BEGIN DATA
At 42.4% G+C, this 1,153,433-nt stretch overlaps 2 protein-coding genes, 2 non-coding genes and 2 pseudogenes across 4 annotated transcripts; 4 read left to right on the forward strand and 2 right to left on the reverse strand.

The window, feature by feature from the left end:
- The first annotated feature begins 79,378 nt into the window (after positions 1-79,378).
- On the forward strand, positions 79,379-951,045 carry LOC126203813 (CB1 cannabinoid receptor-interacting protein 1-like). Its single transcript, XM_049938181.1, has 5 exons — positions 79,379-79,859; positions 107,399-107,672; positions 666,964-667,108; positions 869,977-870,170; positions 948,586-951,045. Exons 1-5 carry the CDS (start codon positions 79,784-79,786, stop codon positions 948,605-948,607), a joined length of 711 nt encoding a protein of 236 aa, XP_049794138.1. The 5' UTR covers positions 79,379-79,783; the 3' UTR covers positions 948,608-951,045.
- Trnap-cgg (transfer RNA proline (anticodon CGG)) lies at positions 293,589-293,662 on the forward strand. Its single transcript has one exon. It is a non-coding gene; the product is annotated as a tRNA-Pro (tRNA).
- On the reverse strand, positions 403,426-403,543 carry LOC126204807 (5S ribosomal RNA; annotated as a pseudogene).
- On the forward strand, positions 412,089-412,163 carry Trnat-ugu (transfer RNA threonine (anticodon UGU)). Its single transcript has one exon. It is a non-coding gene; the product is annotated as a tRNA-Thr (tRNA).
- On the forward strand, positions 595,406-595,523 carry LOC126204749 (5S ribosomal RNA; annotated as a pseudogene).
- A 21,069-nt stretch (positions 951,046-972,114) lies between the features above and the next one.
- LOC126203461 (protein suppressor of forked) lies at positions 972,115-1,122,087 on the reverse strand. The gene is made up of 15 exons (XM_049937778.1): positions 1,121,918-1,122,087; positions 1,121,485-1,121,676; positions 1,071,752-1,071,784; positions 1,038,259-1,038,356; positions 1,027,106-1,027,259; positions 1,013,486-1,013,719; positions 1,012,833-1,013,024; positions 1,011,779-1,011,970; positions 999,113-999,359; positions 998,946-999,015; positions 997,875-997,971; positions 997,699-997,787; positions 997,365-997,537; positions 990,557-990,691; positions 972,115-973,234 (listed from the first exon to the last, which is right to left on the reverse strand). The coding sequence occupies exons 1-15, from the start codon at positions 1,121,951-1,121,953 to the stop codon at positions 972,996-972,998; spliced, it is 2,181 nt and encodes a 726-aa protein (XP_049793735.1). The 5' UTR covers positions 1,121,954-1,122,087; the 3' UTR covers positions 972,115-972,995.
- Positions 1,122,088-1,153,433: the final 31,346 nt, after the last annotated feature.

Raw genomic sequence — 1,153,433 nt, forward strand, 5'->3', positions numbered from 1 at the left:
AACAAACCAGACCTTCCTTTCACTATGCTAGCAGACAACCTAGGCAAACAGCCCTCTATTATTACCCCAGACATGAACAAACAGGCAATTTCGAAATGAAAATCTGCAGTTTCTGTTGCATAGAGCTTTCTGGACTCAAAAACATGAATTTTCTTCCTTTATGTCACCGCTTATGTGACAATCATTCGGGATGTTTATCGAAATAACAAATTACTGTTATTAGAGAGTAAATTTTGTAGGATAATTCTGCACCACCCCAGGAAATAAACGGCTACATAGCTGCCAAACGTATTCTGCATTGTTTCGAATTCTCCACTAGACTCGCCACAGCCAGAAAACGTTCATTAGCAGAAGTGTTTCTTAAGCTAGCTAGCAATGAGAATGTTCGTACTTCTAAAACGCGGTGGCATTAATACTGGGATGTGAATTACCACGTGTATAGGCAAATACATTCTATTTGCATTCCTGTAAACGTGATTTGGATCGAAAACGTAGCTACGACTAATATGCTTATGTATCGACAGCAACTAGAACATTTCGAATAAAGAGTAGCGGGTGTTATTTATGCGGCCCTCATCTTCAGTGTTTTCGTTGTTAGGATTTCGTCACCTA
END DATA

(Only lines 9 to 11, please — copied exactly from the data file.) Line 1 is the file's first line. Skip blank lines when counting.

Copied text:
- A 21,069-nt stretch (positions 951,046-972,114) lies between the features above and the next one.
- LOC126203461 (protein suppressor of forked) lies at positions 972,115-1,122,087 on the reverse strand. The gene is made up of 15 exons (XM_049937778.1): positions 1,121,918-1,122,087; positions 1,121,485-1,121,676; positions 1,071,752-1,071,784; positions 1,038,259-1,038,356; positions 1,027,106-1,027,259; positions 1,013,486-1,013,719; positions 1,012,833-1,013,024; positions 1,011,779-1,011,970; positions 999,113-999,359; positions 998,946-999,015; positions 997,875-997,971; positions 997,699-997,787; positions 997,365-997,537; positions 990,557-990,691; positions 972,115-973,234 (listed from the first exon to the last, which is right to left on the reverse strand). The coding sequence occupies exons 1-15, from the start codon at positions 1,121,951-1,121,953 to the stop codon at positions 972,996-972,998; spliced, it is 2,181 nt and encodes a 726-aa protein (XP_049793735.1). The 5' UTR covers positions 1,121,954-1,122,087; the 3' UTR covers positions 972,115-972,995.
- Positions 1,122,088-1,153,433: the final 31,346 nt, after the last annotated feature.